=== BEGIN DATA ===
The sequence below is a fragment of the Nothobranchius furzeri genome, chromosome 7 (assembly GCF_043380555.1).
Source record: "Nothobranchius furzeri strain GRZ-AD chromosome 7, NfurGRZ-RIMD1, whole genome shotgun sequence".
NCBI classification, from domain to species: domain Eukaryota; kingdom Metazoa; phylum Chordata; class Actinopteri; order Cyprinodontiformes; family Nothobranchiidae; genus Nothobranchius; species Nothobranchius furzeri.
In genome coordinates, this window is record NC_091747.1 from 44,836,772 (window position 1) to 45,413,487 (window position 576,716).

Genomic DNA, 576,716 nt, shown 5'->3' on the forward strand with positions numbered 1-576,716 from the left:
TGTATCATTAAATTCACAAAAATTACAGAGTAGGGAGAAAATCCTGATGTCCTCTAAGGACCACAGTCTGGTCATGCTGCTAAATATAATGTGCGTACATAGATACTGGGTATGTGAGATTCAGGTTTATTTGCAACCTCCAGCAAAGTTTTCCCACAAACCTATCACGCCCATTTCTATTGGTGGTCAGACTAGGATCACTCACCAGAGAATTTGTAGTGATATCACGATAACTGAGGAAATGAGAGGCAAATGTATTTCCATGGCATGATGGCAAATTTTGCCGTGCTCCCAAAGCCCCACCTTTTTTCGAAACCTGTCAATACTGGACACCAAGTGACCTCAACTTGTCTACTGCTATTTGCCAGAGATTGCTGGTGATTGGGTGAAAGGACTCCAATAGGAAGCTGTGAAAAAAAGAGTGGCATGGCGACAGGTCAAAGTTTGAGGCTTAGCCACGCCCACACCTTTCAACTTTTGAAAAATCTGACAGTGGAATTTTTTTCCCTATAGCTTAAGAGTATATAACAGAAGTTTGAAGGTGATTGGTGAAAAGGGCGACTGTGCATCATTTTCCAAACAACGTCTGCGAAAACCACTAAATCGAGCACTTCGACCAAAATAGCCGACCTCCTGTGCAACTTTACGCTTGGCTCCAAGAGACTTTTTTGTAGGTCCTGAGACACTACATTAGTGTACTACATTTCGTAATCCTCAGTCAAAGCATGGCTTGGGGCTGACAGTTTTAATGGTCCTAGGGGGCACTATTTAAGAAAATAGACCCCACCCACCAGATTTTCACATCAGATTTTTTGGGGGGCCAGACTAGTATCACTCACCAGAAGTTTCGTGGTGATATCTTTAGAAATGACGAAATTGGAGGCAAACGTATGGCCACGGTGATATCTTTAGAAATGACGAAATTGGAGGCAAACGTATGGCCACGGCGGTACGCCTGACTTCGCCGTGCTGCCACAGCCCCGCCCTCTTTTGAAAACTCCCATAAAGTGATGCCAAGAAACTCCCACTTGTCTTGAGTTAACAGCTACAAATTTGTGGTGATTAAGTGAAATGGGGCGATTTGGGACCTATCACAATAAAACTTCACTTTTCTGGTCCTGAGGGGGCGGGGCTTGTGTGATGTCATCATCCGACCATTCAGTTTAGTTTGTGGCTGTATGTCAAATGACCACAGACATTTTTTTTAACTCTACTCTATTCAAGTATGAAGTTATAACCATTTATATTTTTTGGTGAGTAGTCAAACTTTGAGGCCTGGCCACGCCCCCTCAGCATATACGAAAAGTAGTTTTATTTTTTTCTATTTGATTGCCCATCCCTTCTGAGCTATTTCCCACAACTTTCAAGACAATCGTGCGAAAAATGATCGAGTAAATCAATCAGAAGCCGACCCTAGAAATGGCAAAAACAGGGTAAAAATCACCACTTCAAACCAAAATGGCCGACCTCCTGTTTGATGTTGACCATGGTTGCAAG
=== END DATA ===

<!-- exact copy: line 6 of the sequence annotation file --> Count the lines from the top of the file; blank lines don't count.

TGTATCATTAAATTCACAAAAATTACAGAGTAGGGAGAAAATCCTGATGTCCTCTAAGGACCACAGTCTGGTCATGCTGCTAAATATAATGTGCGTACATAGATACTGGGTATGTGAGATTCAGGTTTATTTGCAACCTCCAGCAAAGTTTTCCCACAAACCTATCACGCCCATTTCTATTGGTGGTCAGACTAGGATCACTCACCAGAGAATTTGTAGTGATATCACGATAACTGAGGAAATGAGAGGCAAATGTATTTCCATGGCATGATGGCAAATTTTGCCGTGCTCCCAAAGCCCCACCTTTTTTCGAAACCTGTCAATACTGGACACCAAGTGACCTCAACTTGTCTACTGCTATTTGCCAGAGATTGCTGGTGATTGGGTGAAAGGACTCCAATAGGAAGCTGTGAAAAAAAGAGTGGCATGGCGACAGGTCAAAGTTTGAGGCTTAGCCACGCCCACACCTTTCAACTTTTGAAAAATCTGACAGTGGAATTTTTTTCCCTATAGCTTAAGAGTATATAACAGAAGTTTGAAGGTGATTGGTGAAAAGGGCGACTGTGCATCATTTTCCAAACAACGTCTGCGAAAACCACTAAATCGAGCACTTCGACCAAAATAGCCGACCTCCTGTGCAACTTTACGCTTGGCTCCAAGAGACTTTTTTGTAGGTCCTGAGACACTACATTAGTGTACTACATTTCGTAATCCTCAGTCAAAGCATGGCTTGGGGCTGACAGTTTTAATGGTCCTAGGGGGCACTATTTAAGAAAATAGACCCCACCCACCAGATTTTCACATCAGATTTTTTGGGGGGCCAGACTAGTATCACTCACCAGAAGTTTCGTGGTGATATCTTTAGAAATGACGAAATTGGAGGCAAACGTATGGCCACGGTGATATCTTTAGAAATGACGAAATTGGAGGCAAACGTATGGCCACGGCGGTACGCCTGACTTCGCCGTGCTGCCACAGCCCCGCCCTCTTTTGAAAACTCCCATAAAGTGATGCCAAGAAACTCCCACTTGTCTTGAGTTAACAGCTACAAATTTGTGGTGATTAAGTGAAATGGGGCGATTTGGGACCTATCACAATAAAACTTCACTTTTCTGGTCCTGAGGGGGCGGGGCTTGTGTGATGTCATCATCCGACCATTCAGTTTAGTTTGTGGCTGTATGTCAAATGACCACAGACATTTTTTTTAACTCTACTCTATTCAAGTATGAAGTTATAACCATTTATATTTTTTGGTGAGTAGTCAAACTTTGAGGCCTGGCCACGCCCCCTCAGCATATACGAAAAGTAGTTTTATTTTTTTCTATTTGATTGCCCATCCCTTCTGAGCTATTTCCCACAACTTTCAAGACAATCGTGCGAAAAATGATCGAGTAAATCAATCAGAAGCCGACCCTAGAAATGGCAAAAACAGGGTAAAAATCACCACTTCAAACCAAAATGGCCGACCTCCTGTTTGATGTTGACCATGGTTGCAAG